Effective Integration of Digital in Retail Space: Does it Sell?

Effective Integration of Digital in Retail Space: Does it Sell?

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Digital in retail space lets customers engage with the brand though its various expressions. But does it sell?

In January, the cosmetics brand M.A.C. made a lot of noise with a series of interactive retail experience centres which followed hot on the heels of a newly minted product IP collaboration with Honor of Kings (王者荣耀), one of China’s most popular mobile games.

The MADJOR team took a look at the installations and got some hands-on experience with what Campaign Asia reports as being the fruits of “six months of research” to craft an experience that would meet the needs of Chinese Post-90s.

The Middle Huai Hai Lu Interactive Store

The store is flanked on both sides with a series of digital displays showcasing content from popular fashion social network x eCommerce app 小红书. A centerpiece display hosts the new 王者荣耀 avatar-inspired collection. This is a great way to map social to the offline space – users can check reviews, editorial and product application tips then try the products in person.

Progressing through the store, the visitor encounters several product trial stations. Two such stations feature digital trialing screens with modest facial recognition capabilities. To the far left, there is also an interactive table. Fundamental to these experiences is a smooth conversion journey via the brand’s WeChat Mini Program storefront.

The interactive table can be used to mix and match blusher products according to the user’s preferences. Simply select a colour and drag it to the palette. Upon scanning the Mini Program QR code, the product is populated to the user’s session basket for checkout.


The trial station to the far left of the store (facing in) effectively rendered the user’s face, and projected makeup effects, hair styles and light adjustments to the interface. The user simply faces the screen and runs through a variety of product attributes (e.g. lipstick colour, texture, and fun hair style modification effects). Once done, the user can take a selfie and scan a MP QR to complete purchase.

The second installation, to the right side of the store, offered a similar experience. The facial recognition and product preview effects, however, were not as sharp. A display camera actually adjusted to follow the user’s movements, mapping to whichever face entered into the closest proximity. Another slight issue with this second experience was that the user was left with a selfie and product preview recap, but wasn’t able to complete the purchase journey via mobile. The QR was only there to enable photo extraction from the FTP server.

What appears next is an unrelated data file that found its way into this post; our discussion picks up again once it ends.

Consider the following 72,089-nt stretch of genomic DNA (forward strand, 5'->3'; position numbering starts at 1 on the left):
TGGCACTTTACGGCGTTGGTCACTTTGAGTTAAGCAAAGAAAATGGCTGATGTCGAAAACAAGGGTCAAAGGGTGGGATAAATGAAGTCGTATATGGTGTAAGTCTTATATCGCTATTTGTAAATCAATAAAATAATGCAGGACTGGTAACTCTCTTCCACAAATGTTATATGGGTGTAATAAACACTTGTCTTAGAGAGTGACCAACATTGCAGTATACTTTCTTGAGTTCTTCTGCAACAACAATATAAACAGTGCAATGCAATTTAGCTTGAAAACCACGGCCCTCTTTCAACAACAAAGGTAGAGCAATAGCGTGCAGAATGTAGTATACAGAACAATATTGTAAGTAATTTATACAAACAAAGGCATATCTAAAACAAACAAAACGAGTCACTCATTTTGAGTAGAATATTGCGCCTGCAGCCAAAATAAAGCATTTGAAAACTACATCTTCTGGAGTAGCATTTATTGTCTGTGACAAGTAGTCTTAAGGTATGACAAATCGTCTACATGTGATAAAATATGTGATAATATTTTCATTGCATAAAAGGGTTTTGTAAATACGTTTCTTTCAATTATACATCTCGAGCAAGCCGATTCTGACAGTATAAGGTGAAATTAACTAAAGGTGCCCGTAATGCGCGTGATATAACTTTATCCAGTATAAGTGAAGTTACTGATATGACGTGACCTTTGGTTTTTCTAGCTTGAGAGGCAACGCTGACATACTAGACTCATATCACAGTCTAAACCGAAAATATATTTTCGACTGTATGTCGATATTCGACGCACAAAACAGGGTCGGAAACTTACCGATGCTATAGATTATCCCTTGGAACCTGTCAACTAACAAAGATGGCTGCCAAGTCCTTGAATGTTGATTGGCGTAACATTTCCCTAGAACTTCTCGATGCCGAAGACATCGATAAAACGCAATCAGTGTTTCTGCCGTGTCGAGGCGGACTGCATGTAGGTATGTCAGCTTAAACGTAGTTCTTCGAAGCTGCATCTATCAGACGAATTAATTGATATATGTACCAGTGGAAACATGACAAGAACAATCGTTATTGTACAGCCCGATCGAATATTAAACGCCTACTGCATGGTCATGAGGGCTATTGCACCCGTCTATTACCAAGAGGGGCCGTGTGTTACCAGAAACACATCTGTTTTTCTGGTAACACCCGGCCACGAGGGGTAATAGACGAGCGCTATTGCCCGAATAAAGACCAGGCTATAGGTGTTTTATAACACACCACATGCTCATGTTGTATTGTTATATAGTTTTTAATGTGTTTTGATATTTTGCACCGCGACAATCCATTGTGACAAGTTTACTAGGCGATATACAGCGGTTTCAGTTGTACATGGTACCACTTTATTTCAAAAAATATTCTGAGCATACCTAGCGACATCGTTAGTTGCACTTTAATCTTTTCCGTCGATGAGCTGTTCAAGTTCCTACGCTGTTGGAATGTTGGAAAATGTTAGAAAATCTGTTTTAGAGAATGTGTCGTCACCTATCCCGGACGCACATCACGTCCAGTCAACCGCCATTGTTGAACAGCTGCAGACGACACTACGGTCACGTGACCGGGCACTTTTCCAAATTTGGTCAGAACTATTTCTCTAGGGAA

The Kerry Centre Activation

A pop-up activation was also executed as part of the promotions for both the IP partnership and new store launches.

A simple black exterior housed a series of activities across five zones. Visitors were encouraged to work through each, collecting stamps along the way in order to receive free gifts. Live event programming included a cosplay day (targeting the gaming community), makeup demo days and an e-sports competition.

Digital highlights included a 3D photo avatar installation where users could pose with their weapon of choice to appear as an in-game avatar (specifically, avatars associated with the feature products). There was also a motion-sensing game where basic gestures were used to collect and shoot coloured lips.


Given the context – a brand that appeals to a young demographic of cosmetics buyers x strategic alignment with gaming - the various activities and experiences make sense as standalone brand activation initiatives. The in-store experience was rounded-off with a clear, smooth purchase journey enabled by the brand’s WeChat Mini Program store. A complete conversion journey should be a key criterion for any successful activation.

Beyond brand activation, we could say this provides a very tangible view into the future of retail experiences, following the lines of other forward-thinking brands such as Sephora, which has experimented with similar digital boutique concepts. Indeed, experience is what you get in these stores – an opportunity to play and engage with the brand though its various digital expressions.

Given a visitor can physically try a product and purchase it without a digital screen, the pain points being addressed relate to wanting to trial an out-of-stock product, or perhaps enabling a greater variety of trialing without the hassle from physically applying various products. A collection of photos of course allows for convenient comparison. If such devices alleviate queuing, increase dwell time and drive purchase volume per square foot of retail space, there could be an argument that such approaches go beyond mere activation. Does it sell? This remains to be seen.